George Brown - The Reformer

MLI paper explores the role of George Brown in the establishment of Confederation

OTTAWA, February 7, 2017 – The Macdonald-Laurier Institute is pleased to showcase the first paper of its Confederation Series.

BrownAuthored by MLI Munk Senior Fellow Alastair Gillespie, with an introduction by former Reform Party leader Preston Manning, this paper offers a unique look at George Brown’s role in the birth of Confederation. The paper traces Brown's 15-year campaign for constitutional change, the record of a spirited partisan who sacrificed his own career, and laid partisanship aside, to secure a new federal constitution for Canada.

To read the full paper, titled “George Brown: The Reformer,” click here.

Brown’s brief tenure (only two days) governing the Province of Canada in 1858, between successive administrations led by John A. Macdonald and George-Etienne Cartier, has often been criticized – as reflecting Brown’s political failings compared to his opponents’ long-term success.

Yet, as noted by Gillespie, the brief Brown-Dorion government should be remembered for being “first government of Canada committed to constitutional reform.” In a noteworthy step toward Confederation, Brown softens his approach on the key issue of representation by population – by accepting the need for “checks and balances designed to protect French Canada from majority rule by the rest of Canada.”

To Brown, a constitutional settlement was the only way to overcome the political dysfunction that marked the union of Upper and Lower Canada.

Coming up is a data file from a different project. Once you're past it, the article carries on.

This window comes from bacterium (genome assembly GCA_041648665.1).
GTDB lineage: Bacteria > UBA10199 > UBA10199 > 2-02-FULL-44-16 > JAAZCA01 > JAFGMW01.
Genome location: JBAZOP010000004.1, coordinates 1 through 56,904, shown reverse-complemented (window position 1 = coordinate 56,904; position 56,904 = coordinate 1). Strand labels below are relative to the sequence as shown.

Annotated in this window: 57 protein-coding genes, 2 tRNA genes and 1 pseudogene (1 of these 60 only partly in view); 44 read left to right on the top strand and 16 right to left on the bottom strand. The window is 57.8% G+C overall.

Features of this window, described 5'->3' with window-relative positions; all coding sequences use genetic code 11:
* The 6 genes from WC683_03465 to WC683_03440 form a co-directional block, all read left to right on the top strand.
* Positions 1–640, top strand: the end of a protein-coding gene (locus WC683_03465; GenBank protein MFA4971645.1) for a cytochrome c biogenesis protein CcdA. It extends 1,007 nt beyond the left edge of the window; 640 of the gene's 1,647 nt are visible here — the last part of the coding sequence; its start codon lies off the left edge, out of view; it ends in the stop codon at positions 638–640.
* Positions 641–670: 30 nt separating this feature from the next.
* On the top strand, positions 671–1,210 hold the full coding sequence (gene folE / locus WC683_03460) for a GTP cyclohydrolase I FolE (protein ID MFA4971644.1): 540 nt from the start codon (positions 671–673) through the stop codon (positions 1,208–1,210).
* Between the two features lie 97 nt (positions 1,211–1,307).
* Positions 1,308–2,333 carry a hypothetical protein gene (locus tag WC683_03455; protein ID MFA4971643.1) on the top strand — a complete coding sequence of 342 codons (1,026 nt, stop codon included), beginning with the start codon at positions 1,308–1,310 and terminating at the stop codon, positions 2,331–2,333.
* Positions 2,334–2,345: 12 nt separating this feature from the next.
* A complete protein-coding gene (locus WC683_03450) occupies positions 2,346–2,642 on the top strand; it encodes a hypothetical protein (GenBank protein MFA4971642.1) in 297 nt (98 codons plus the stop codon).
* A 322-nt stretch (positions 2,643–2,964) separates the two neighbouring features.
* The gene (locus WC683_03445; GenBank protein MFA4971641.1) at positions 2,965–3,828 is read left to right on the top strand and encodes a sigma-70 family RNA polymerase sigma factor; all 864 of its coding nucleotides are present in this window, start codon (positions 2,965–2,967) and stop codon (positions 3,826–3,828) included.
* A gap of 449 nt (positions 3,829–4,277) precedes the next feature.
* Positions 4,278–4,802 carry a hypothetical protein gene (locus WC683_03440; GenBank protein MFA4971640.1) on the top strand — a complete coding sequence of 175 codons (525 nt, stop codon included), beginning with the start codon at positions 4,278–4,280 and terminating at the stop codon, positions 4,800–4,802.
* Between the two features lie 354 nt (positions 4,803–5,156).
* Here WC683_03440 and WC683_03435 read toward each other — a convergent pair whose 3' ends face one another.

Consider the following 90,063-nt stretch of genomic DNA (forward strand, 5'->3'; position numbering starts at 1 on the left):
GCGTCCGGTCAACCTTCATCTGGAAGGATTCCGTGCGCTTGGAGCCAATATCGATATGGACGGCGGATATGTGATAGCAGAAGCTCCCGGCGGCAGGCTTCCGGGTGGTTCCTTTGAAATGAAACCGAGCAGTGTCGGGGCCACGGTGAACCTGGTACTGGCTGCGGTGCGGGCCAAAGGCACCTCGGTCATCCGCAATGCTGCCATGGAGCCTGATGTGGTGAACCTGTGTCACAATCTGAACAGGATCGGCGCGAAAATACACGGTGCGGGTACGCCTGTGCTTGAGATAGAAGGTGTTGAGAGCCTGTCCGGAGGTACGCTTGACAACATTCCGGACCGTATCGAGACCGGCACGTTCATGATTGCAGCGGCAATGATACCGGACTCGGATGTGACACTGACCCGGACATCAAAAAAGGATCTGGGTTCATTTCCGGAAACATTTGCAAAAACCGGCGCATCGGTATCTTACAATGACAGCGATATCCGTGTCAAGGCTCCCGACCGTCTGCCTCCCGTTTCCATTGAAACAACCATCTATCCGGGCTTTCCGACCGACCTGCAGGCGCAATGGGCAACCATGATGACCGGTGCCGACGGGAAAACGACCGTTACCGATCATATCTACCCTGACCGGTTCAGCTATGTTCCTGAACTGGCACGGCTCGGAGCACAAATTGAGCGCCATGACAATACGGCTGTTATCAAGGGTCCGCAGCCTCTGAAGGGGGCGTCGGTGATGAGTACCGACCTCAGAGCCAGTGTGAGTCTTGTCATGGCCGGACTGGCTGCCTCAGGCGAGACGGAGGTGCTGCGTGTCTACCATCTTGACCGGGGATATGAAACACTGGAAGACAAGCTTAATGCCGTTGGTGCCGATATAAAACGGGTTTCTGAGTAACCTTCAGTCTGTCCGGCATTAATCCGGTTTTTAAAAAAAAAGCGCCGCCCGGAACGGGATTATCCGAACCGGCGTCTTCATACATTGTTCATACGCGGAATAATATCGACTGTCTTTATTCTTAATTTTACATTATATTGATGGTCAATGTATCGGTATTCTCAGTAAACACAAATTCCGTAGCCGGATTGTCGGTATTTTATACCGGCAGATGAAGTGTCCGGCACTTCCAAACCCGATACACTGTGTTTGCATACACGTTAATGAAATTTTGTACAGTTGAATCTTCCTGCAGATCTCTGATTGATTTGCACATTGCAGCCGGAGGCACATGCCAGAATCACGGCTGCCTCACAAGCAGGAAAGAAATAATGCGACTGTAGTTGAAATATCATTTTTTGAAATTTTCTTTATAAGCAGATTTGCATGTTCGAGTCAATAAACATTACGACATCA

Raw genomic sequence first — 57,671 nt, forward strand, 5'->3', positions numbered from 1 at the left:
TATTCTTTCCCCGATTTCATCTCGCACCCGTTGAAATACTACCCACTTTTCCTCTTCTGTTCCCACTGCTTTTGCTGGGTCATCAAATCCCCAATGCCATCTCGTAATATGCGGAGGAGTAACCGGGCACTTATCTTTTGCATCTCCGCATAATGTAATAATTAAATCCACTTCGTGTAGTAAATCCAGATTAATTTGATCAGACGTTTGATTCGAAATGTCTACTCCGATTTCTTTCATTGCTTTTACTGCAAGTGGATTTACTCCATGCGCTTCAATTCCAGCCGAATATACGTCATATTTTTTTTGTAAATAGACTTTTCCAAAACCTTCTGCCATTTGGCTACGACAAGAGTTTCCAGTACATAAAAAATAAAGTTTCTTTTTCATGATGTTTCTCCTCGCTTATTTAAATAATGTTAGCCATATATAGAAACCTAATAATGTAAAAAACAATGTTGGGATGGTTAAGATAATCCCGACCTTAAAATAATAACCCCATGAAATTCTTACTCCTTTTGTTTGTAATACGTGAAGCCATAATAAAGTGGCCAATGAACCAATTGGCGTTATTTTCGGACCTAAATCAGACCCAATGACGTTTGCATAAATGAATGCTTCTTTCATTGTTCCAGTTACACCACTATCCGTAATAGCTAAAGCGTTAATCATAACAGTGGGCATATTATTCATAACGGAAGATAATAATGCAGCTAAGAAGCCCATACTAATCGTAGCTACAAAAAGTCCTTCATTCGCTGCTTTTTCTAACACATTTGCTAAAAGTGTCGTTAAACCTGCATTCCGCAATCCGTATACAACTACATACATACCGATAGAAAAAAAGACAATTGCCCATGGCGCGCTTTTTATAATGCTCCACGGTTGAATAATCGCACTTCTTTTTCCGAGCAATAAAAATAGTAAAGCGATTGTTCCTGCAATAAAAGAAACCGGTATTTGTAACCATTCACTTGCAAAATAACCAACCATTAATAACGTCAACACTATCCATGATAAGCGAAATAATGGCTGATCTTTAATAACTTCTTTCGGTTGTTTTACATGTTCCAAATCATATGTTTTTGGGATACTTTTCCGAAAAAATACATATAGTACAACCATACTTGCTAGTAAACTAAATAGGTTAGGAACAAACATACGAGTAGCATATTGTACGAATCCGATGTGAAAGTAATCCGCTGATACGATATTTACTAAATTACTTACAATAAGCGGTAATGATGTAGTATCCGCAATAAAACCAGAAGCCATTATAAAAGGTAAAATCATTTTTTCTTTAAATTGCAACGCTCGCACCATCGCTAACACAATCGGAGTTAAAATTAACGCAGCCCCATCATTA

After Brown’s exceedingly brief tenure as Premier, he showed great perseverance by continuing his constitutional campaign, and by 1860 was calling for a cross-partisan agreement to settle the constitutional question. As Gillespie concludes, “the zealous partisan now called for party allegiances to be put aside.”

To Brown, a constitutional settlement was the only way to overcome the political dysfunction that marked the union of Upper and Lower Canada.

Extending an open hand, Brown’s new non-partisanship culminated in Brown and Macdonald walking together into the House of Commons in 1864 to form the Great Coalition and, eventually, to carry Confederation together.

As Brown himself said at the outset of the Great Coalition, “I would have desired no greater honour for my children to keep years hence in their remembrance, than that I had a hand, however humble, in the accomplishment of that work.”

The Brown paper will be followed (in order) by papers on Cartier, Galt, D’Arcy McGee and Macdonald.

To support the Confederation Series, MLI established The Confederation Project, an online resource to publish and collect the speeches featured in the papers. George Brown’s Speech in the 1865 Confederation Debates can be downloaded here. Other speeches are also available on the Project webpage, with additional ones to be released over the next few weeks.


Alastair Gillespie is an MLI Munk Senior Fellow and a capital markets lawyer in the London office of a large New York-based international law firm. Prior to his legal career, Alastair was Special Assistant to the Hon. A. Anne McLellan, Deputy Prime Minister of Canada and Minister of Public Safety and Emergency Preparedness.

The Macdonald-Laurier Institute is the only non-partisan, independent national public policy think tank in Ottawa focusing on the full range of issues that fall under the jurisdiction of the federal government.

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